Sunday, August 13, 2017

Remarks at Las Cruces vigil for Charlottesville and against white supremacy - August 13, 2017

While I was rabbi in Topeka, Kansas

I saw the KKK demonstrate and  I saw Neo Nazis demonstrate

Both at the state Capitol

With the Westboro Baptist Church always picketing nearby

Spouting their hatred as well.

I heard those groups spew forth their bigotry and intolerance - 

Seeking to acquire ultimate power which they believed had been taken away from them 

while accusing others of being guilty of abominations and evil. 

In their misplaced passion for intolerance, they forgot about one ancient list 

of human behaviors that we are called upon to hate - from which we should stay far far way.  

Those behaviors were: 

Excessive pride

A lying tongue

Hands that shed innocent blood

A mind that hatches evil plots

Feet quick to run to evil 

A false witness testifying lies

And one who incites conflict between people. 

When it comes to responding to actions like those, hatred is totally appropriate and required

If we are to be human beings willing to stand side by side with each other in companionship and cooperation. 

When it comes to seeing a group dehumanize others in word and deed

As happened in Charlottesville, resulting not only in insult but in injury and loss of life, 

We must respond with words of condemnation.  Sometimes, THERE IS ONLY ONE SIDE. 

That is something that our current administration did not remember yesterday as it tried to walk a tightrope so as not to lose the support of those white supremacist demonstrators who descended on Charlottesville.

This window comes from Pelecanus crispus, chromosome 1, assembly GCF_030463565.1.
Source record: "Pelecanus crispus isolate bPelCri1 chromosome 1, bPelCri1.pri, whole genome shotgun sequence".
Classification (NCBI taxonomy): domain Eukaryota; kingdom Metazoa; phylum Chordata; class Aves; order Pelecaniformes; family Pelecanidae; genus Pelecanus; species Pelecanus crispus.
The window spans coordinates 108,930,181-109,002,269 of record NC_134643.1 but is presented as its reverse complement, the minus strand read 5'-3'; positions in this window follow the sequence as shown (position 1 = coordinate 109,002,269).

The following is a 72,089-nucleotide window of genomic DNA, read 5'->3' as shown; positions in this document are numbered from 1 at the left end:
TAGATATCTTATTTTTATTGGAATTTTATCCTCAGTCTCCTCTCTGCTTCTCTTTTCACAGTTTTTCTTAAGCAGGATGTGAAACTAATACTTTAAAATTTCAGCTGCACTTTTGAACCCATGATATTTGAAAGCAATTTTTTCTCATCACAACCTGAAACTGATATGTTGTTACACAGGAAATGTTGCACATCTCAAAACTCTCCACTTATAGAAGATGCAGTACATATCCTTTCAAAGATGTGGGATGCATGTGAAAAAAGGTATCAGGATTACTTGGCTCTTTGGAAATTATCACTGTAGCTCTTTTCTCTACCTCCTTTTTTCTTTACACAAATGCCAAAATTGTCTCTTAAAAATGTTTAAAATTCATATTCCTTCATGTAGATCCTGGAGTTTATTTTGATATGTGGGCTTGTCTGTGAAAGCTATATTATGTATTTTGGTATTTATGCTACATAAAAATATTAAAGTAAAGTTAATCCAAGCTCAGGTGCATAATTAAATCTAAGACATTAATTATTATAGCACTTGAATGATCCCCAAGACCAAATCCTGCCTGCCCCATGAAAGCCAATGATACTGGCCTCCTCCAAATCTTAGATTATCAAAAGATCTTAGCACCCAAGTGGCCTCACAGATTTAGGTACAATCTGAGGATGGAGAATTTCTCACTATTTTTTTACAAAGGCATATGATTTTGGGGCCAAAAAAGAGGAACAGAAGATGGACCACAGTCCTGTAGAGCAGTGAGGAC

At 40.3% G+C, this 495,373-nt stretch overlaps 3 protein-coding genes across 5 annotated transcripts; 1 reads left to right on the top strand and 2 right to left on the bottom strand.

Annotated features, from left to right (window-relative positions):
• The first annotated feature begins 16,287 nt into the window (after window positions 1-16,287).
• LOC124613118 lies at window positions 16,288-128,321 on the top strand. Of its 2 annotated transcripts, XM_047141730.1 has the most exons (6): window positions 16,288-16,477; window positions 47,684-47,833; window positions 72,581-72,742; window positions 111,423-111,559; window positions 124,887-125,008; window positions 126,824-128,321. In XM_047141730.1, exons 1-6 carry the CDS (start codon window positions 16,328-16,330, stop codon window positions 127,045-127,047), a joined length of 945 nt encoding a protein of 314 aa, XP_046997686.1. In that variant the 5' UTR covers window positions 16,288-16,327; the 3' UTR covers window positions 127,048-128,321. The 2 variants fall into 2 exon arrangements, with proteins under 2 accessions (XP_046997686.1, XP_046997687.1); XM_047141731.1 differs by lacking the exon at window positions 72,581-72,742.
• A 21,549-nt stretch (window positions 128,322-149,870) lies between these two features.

But we would cry out that the support of such people is not something to seek in the first place

Or to welcome or to maintain. 

We know that silently assenting to the rhetoric of such haters 

And focusing, instead, on keeping “law and order” undermines any call for unity. 

I for one would not step into to such a circle 

That does not roundly condemn the hatred and intolerance that targets many, including me, 

for virtual Expulsion from the human race.  

But still, we are all citizens together. 

We appreciate national leaders across the ideological spectrum who condemned the hatred and loss of life in no uncertain terms. 

And look around tonight - see who is here. 

What is important is that we are here now. 

We are sincere and passionate, ready to commit ourselves to hope, to understanding

To the acknowledgment of the pain we may experience

Whatever the source, whatever the cause

To work together, once and for all, leaving hatreds behind

And managing disagreements in a spirit of respect.  

In the words of my friend, liturgist and poet Alden Solovy,  

“We are American, born to a legacy of truth and justice, born to a legacy of freedom and equality”

And I would add that we Americans should always be ready to enlarge that circle

Of truth, justice, freedom and equality

To all who are ready to stand by each other with a sense of deep concern.

And love for who we are and who we can be.   

May these ancient words guide us now and always: 

How good and how pleasant it is when people dwell together in unity


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